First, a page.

ObamaCare needs a crash cart. It's so ominous that President Barack Obama is partnering with God and the God-squad to keep the American people from pulling the plug.

"Thousands of religious leaders got a call from on high last Wednesday when Obama reached out to Jewish and Christian clergy, urging them to push health care reform from the pulpit," according to Fox News. "We are God's partners in matters of life and death" Obama told rabbis in an earlier call Wednesday, according to Ben Smith at Politico.com.

Notice that Obama didn't refer to it as "serving" God. Obama is partnering with God on life and death. Are we feeling better yet?

Following the administration's compulsory tenet, "never let a crisis go to waste," Obama simply parted the "wall of separation" between church and state in hope that the Republicans will drown in his sea of red ink.

Apparently Obama has converted from his position in 2004: "I think there is an enormous danger on the part of public figures to rationalize or justify their actions by claiming God's mandate." Partnering with God to accomplish "necessary reform" sounds like a mandate.

At CNN's "Compassion Forum," in 2008, Obama said those in the public square shouldn't claim a "direct line to God":

And the biggest danger, I think, for those of us of religious faith when we're in the public sphere is a certain self-righteousness, where we start thinking that, "Well, you know, I've got a direct line to God." You know, that is incompatible with democracy. You may have a direct line to God. But, you know, that is not -- the public square is not the place for us to empower ourselves in that way.

The problem with Obama's clergy call is, if you criticize Obama's plan, according to Obama, you're "bearing false witness." Apparently, Moses is the new White House Truth Czar. David Brody of CBN called it a "slap down":

When the President got on that Wednesday conference call sponsored by progressive and moderate faith leaders he said some of his critics are "bearing false witness". Well it doesn't take a rocket scientist to figure out that he's definitely referring (not exclusively) to people who are talking about these death panels and government funding of abortion. Guess what? He's talking about conservative Evangelical groups. When you come out on a FAITH conference call and use the words, "bearing false witness" that is a direct slap down of conservative Evangelical groups.

God's new junior "partner" should follow his own advice by reading the company manual. On the subject of making public policy, it was Obama who said [at 42 seconds on the tape]: "So before we get carried away, let's read our Bibles. Folks haven't been reading their Bible."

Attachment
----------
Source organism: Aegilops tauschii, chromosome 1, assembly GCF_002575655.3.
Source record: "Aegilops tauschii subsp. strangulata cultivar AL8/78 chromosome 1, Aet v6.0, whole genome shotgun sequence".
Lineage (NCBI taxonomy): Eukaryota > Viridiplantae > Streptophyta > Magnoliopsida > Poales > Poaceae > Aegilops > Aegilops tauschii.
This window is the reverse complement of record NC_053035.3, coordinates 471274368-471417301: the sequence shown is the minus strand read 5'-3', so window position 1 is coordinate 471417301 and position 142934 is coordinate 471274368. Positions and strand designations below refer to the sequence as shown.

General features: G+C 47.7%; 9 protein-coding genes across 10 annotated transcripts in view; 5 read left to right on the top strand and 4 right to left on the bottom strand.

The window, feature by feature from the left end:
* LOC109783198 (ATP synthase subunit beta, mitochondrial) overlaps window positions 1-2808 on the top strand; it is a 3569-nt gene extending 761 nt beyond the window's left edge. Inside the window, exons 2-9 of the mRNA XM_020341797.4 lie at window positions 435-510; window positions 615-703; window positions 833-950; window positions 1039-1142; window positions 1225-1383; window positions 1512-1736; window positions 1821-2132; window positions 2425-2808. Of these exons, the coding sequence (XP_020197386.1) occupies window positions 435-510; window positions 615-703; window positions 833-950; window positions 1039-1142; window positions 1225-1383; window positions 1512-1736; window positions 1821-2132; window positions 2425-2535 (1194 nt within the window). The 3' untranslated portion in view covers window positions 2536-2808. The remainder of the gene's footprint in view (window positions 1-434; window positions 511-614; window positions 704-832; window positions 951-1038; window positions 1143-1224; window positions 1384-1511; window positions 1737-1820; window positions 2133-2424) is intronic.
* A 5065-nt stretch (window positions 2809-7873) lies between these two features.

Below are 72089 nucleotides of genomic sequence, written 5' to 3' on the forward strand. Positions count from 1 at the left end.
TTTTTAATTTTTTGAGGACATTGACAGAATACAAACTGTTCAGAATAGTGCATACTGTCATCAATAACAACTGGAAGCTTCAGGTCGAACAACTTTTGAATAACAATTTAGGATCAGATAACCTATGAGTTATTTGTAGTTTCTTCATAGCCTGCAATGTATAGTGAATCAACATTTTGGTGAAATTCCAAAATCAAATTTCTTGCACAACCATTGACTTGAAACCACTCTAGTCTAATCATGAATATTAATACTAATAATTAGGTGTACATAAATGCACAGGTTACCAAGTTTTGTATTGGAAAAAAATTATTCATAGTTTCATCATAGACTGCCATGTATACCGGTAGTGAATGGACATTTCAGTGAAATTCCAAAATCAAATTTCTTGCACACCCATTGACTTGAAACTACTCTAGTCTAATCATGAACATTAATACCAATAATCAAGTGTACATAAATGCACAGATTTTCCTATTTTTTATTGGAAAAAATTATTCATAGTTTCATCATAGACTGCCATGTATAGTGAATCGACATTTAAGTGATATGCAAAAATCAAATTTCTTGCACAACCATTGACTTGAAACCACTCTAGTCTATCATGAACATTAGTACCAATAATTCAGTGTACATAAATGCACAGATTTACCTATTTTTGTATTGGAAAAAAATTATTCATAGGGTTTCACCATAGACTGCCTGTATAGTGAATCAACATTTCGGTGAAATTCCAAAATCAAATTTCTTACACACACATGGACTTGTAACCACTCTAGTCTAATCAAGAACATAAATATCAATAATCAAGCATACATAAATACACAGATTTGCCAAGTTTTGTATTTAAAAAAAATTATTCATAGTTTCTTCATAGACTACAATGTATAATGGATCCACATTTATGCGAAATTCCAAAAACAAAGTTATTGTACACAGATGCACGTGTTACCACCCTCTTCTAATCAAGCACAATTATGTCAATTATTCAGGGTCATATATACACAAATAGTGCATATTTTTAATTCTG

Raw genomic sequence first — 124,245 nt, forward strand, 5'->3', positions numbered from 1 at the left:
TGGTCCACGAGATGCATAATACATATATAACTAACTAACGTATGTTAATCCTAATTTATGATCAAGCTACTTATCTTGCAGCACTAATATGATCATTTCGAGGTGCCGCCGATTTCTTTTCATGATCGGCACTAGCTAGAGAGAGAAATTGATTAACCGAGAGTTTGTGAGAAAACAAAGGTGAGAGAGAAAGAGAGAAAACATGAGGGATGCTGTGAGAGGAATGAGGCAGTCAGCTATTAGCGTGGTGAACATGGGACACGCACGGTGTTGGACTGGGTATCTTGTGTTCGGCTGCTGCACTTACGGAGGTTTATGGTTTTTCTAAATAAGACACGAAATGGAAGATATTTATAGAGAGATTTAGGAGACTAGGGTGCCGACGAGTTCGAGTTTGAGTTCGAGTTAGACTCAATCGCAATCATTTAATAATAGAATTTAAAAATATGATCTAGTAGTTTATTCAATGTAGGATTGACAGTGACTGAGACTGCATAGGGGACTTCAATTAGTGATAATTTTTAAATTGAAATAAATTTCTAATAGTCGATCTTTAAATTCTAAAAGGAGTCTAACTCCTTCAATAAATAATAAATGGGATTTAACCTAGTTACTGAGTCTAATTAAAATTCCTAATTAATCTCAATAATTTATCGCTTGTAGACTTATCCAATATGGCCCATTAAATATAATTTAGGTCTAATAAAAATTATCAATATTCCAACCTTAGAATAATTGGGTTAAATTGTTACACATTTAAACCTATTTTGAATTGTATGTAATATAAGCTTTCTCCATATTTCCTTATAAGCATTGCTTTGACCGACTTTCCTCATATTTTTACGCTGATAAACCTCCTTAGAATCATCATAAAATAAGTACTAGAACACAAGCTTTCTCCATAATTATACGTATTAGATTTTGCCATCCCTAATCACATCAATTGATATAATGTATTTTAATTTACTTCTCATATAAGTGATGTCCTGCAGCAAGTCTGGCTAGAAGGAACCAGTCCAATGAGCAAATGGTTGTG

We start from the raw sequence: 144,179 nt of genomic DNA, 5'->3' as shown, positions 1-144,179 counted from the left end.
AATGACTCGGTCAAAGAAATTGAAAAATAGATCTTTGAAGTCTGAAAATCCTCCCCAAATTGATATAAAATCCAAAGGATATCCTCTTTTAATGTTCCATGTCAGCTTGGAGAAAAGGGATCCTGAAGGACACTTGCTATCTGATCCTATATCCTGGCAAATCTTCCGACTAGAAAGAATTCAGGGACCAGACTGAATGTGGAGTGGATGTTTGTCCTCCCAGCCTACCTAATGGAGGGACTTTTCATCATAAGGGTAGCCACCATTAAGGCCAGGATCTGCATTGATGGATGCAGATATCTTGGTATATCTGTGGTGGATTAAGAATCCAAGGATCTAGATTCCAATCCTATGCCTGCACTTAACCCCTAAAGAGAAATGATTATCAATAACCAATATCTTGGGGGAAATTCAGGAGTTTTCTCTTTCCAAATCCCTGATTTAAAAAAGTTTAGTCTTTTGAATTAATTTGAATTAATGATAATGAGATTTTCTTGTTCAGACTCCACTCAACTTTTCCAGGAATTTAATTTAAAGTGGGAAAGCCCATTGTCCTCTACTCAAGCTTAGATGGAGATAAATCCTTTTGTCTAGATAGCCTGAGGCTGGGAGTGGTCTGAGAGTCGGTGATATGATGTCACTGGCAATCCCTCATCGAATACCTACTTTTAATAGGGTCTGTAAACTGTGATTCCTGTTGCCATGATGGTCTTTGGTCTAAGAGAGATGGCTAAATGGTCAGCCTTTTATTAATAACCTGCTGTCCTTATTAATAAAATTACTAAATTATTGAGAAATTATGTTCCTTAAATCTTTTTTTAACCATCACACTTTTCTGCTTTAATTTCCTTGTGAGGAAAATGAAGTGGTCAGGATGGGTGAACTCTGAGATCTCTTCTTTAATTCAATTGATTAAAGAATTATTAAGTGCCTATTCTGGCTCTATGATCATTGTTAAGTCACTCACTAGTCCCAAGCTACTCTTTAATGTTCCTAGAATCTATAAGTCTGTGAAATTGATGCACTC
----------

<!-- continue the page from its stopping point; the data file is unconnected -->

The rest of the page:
How about giving us chapter and verse on God's mandate for government-run health care, especially if it includes funding for abortion and end of life counseling panels for seniors and the infirm?

Obama reads the Bible much like he reads the "living constitution." He told Cathleen Falsani of the Chicago Sun-Times in 2004: "I'm rooted in the Christian tradition. I believe that there are many paths to the same place, and that is a belief that there is a higher power, a belief that we are connected as a people.

Falsani recognized that Obama's theology contradicts Christ's words:

It's perhaps an unlikely theological position for someone who places his faith squarely at the feet of Jesus to take, saying essentially that all people of faith -- Christians, Jews, Muslims, animists, everyone -- know the same God.

That depends, Obama says, on how a particular verse from the Gospel of John, where Jesus says, "I am the way, the truth and the life. No one comes to the Father but by me," is heard.

Obama expects us to take him at his word on matters of life and death, but he questions Jesus' words on something as vital as salvation. Call it skepticism, but don't call it "rooted in the Christian tradition."

"Let me be clear" is Obama's "pet phrase." Obama can speak clearly but Jesus can't?

Yet, Obama thinks he's heard God clearly on the right way to reform health care, clearly enough to say "preach it, brother."

Speaking of Moses, the Books of the Law include many essential public health regulations, but there's nothing directing government to provide anything close to ObamaCare.

The Great Physician healed lots of sick folks, but He never billed Caesar, or lobbied Rome or Jerusalem for health care.

Obama urged the clergy to "tell the stories of health care dilemmas to illustrate what is at stake" in their sermons. The Obama version of the woman who was healed after touching Jesus' robe might sound something like this:

It is absolutely tragic that in the most prosperous nation on earth a woman suffers a debilitating illness for 12 years because of George Bush and a vast right-wing Republican conspiracy. It's another example of doctors who over-charged and misdiagnosed a patient, and made things worse. Then greedy insurance companies denied her coverage because of her pre-existing condition. Daughter, Obamacare is here for you. I've appointed a Prognosis Czar and a panel of waste-cutters who will decide if you can be made well. If it costs too much, we'll get some pain killers to you via the postal service. Go in hope and change.

Obama said that if elected, he was "absolutely certain that generations from now, we will be able to look back and tell our children that this was the moment when we began to provide care for the sick."

And that's about how long it will take to see a doctor under Obamacare. Try to get a window seat so you can watch the oceans recede and the planet heal while you wait.

Jan LaRue is Senior Legal Analyst with the American Civil Rights Union; former Chief Counsel at Concerned Women for Women; former Legal Studies Director at Family Research Council; and former Senior Counsel for the National Law Center for Children and Families.